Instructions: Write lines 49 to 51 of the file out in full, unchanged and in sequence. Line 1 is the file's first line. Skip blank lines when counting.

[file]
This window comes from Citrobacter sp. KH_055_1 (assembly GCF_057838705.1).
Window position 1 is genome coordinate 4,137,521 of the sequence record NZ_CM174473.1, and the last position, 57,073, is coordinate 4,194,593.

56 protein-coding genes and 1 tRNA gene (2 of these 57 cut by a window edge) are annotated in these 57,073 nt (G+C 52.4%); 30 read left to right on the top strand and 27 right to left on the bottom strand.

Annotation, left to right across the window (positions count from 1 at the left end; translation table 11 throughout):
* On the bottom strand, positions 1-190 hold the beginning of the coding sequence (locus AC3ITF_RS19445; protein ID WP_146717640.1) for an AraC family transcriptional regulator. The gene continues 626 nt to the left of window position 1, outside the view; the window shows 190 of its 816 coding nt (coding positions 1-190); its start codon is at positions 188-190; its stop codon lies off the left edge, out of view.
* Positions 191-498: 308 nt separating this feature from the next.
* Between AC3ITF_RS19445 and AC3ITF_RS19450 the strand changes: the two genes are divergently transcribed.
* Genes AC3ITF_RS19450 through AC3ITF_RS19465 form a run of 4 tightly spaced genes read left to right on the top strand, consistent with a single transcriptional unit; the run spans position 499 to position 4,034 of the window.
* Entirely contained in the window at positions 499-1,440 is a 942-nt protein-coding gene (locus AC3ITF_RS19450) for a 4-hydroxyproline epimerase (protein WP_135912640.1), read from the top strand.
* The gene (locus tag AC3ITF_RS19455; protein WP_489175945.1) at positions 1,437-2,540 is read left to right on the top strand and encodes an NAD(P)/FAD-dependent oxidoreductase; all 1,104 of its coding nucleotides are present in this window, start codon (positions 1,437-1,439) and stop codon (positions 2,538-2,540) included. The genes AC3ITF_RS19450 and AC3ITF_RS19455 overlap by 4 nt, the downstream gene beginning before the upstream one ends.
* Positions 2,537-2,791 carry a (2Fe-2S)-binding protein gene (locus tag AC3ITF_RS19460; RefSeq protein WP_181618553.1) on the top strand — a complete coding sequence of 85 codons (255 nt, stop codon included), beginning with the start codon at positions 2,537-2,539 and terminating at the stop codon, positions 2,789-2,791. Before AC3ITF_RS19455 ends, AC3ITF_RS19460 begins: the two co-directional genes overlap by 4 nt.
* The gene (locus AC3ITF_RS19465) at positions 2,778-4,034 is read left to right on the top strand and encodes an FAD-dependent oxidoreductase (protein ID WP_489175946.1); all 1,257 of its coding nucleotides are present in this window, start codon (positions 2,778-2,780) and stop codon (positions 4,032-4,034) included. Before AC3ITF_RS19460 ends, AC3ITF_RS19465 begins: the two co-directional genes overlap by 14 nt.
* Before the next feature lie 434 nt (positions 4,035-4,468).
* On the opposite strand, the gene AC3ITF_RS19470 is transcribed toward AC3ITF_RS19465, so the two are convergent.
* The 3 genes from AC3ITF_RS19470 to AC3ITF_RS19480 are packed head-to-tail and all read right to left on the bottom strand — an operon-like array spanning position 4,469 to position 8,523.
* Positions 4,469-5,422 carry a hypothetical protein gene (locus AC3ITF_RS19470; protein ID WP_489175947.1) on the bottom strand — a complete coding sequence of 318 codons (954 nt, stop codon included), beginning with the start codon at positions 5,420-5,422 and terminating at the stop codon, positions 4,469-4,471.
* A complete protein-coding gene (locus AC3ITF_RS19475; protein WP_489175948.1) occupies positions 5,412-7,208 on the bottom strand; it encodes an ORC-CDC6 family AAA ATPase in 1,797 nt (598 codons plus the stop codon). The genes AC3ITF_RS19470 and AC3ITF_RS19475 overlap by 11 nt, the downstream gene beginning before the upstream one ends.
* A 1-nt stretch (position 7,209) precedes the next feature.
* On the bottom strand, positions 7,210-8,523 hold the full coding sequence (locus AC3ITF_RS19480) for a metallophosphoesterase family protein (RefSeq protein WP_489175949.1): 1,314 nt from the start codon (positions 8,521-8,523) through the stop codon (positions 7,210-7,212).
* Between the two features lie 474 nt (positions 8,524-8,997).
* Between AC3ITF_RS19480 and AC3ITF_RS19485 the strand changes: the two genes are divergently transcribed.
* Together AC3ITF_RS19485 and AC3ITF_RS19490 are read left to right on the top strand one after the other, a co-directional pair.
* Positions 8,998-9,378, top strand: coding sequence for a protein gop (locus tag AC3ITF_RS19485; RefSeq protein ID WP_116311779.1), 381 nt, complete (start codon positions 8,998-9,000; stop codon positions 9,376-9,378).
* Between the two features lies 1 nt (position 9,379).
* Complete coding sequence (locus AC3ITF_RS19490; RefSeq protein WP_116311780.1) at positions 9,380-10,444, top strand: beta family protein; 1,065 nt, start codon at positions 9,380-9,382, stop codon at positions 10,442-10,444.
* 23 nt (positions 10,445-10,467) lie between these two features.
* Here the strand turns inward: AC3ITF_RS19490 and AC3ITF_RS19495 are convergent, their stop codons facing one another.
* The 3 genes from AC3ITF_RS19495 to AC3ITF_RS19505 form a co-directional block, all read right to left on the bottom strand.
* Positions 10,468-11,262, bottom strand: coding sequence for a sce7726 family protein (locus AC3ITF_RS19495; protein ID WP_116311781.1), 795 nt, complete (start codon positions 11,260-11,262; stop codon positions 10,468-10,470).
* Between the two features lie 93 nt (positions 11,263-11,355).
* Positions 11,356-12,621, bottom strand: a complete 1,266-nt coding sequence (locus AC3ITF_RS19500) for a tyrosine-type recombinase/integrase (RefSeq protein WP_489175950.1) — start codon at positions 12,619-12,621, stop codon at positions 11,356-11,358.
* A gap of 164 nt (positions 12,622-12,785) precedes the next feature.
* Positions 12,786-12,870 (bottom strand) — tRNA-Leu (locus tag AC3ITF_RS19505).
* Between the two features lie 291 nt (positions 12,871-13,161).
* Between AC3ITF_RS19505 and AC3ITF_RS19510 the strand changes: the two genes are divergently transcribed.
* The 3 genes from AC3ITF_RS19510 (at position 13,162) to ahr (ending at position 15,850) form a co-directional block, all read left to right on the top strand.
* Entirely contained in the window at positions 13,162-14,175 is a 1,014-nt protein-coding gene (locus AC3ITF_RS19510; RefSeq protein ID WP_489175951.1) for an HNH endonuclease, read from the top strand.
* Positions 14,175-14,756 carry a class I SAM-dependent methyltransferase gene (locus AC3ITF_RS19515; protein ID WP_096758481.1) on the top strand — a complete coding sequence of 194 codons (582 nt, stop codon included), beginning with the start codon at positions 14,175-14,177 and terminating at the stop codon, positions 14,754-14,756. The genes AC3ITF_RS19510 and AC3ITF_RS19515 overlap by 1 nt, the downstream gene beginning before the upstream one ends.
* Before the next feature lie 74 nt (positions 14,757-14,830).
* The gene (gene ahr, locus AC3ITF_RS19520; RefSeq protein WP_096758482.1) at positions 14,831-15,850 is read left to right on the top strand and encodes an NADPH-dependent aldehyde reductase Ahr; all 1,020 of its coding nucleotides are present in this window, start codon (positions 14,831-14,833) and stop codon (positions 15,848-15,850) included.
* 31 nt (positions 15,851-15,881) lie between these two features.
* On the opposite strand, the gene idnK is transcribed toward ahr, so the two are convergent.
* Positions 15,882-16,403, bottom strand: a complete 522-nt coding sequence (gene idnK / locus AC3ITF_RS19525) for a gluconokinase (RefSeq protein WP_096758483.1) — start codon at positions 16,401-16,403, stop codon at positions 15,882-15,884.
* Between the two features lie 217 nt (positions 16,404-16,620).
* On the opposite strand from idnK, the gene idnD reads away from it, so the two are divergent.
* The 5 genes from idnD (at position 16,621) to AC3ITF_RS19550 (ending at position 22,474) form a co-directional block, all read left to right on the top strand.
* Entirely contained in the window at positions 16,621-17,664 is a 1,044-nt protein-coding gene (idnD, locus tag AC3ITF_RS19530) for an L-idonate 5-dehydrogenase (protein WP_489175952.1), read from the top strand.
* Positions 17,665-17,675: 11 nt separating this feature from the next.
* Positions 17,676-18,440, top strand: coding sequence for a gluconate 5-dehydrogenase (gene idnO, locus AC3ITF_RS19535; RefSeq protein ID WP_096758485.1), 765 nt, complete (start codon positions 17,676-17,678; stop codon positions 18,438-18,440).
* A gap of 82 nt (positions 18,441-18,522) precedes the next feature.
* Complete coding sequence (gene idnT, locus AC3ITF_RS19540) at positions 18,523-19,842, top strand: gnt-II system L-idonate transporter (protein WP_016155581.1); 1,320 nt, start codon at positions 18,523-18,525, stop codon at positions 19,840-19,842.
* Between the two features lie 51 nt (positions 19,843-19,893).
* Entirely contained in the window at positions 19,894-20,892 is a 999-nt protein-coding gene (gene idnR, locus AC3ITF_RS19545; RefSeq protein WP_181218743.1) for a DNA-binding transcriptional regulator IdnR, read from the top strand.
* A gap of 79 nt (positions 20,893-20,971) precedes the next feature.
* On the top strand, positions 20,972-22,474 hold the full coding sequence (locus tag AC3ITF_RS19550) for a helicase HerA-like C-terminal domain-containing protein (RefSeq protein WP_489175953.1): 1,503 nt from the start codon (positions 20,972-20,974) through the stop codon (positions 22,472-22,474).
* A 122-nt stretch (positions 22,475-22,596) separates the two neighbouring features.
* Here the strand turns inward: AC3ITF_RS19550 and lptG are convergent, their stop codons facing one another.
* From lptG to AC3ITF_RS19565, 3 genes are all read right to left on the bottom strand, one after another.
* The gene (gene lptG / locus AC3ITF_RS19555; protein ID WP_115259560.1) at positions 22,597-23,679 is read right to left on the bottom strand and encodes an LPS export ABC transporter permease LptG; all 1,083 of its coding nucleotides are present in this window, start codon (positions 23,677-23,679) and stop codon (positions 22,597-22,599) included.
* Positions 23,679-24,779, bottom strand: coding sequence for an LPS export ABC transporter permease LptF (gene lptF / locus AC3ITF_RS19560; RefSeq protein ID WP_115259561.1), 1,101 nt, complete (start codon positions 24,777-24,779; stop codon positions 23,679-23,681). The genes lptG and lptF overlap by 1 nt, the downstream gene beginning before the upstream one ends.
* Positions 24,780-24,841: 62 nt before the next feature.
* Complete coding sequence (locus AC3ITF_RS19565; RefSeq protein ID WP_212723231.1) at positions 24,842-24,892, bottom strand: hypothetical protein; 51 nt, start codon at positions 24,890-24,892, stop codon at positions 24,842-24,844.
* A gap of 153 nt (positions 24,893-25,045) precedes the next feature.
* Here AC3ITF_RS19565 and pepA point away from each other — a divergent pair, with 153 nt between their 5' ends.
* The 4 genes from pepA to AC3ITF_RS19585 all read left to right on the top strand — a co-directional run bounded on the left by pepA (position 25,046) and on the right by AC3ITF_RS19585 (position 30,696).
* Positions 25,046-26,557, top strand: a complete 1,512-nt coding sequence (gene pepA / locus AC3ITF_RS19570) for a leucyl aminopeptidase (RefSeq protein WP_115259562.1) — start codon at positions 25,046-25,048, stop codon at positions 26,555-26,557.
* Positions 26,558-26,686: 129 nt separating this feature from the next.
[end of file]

* Positions 17,676-18,440, top strand: coding sequence for a gluconate 5-dehydrogenase (gene idnO, locus AC3ITF_RS19535; RefSeq protein ID WP_096758485.1), 765 nt, complete (start codon positions 17,676-17,678; stop codon positions 18,438-18,440).
* A gap of 82 nt (positions 18,441-18,522) precedes the next feature.
* Complete coding sequence (gene idnT, locus AC3ITF_RS19540) at positions 18,523-19,842, top strand: gnt-II system L-idonate transporter (protein WP_016155581.1); 1,320 nt, start codon at positions 18,523-18,525, stop codon at positions 19,840-19,842.